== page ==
With their decade-long advertising career, a clutch of creative awards and a reel that includes "cake" and "mean green" for Skoda (as well as their scruffy beards), the pair are not the baby-faced male ingenues that Dan Brooke, Channel 4's marketing chief, initially describes.
In the 11 years since Channel 4 set up 4Creative, a creative agency that would function as a supposedly distinct commercial proposition, I've never really understood what it was there for other than producing the channel's ads.
In truth, Channel 4 also struggled to define it - at its birth, it seemed a bit like a vanity project of Brooke, who was then its director of strategy, rather than a rival to the mainstream ad agencies that would compete for other non-Channel 4 ad briefs as originally billed.
Aside from creating some Channel 4 sponsorship idents of varying quality (you may remember the lamentable "flies" work for BT Cellnet's sponsorship of an early series of Big Brother), what publicity it did generate was for internal Channel 4 projects rather than external brands.
And while traditional agencies were frequently invited to pitch against 4Creative for these internal briefs (for example, the launch of More4), it soon became obvious that the cards were stacked against them.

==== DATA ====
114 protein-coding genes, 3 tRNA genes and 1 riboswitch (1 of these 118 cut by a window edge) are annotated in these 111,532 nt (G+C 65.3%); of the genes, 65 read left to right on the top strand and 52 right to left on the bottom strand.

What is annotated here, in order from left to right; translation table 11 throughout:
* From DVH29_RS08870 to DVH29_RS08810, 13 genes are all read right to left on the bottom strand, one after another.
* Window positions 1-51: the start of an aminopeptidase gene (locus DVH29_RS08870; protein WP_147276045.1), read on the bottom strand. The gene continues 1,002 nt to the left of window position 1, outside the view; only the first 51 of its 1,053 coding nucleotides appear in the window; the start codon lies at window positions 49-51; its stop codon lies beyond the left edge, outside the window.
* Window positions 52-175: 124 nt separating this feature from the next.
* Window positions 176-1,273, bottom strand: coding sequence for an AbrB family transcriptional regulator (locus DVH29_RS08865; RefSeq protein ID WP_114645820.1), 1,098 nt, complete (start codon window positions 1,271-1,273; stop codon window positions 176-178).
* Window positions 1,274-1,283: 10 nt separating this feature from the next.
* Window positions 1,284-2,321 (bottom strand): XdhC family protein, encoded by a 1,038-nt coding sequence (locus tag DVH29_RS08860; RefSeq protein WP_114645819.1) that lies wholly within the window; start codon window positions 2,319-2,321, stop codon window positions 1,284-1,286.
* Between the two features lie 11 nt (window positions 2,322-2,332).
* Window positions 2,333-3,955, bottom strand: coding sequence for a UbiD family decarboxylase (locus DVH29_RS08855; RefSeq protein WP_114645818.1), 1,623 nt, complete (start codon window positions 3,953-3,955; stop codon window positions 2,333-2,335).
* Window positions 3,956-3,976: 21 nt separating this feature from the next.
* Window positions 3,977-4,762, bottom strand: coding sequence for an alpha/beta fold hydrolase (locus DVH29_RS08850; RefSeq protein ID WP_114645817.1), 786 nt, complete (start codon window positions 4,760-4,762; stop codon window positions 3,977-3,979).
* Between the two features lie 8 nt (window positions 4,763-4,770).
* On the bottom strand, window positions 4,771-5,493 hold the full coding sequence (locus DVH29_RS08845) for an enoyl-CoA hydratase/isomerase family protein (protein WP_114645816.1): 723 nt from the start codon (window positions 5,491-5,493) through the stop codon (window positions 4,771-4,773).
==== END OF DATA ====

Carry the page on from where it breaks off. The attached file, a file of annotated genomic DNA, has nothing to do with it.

That's not to say there has not been the odd highlight in its early years - "Indian summer" to promote, erm, Channel 4's coverage of the cricket was one - but very little else for anyone to get too worried about. In short, it seemed to be born out of expediency rather than a grand strategic vision.
And so on it plodded for the next ten years or so, with the occasional moment of brilliance - Brett Foraker's rebrand of Channel 4 in 2005 and "meet the superhumans" for the Paralympics by his successor, Tom Tagholm, among them. But, for every one of these hits, there were scores of run-of-the-mill programme promotions.
So why would a capable creative pair want to give up the depth and variety of clients that an agency job offered, in favour of trying to drum up custom for yet another series of The Million Pound Drop or Come Dine With Me?
And given that the record of creatives going in-house is not generally a particularly happy or productive one - Specsavers notwithstanding - you might think that Bovill and Allison are taking a considerable risk giving up their jobs at Fallon. Unless, of course, they will steer Channel 4 to "new creative lands" as Brooke promises and are wiser heads than he suggests.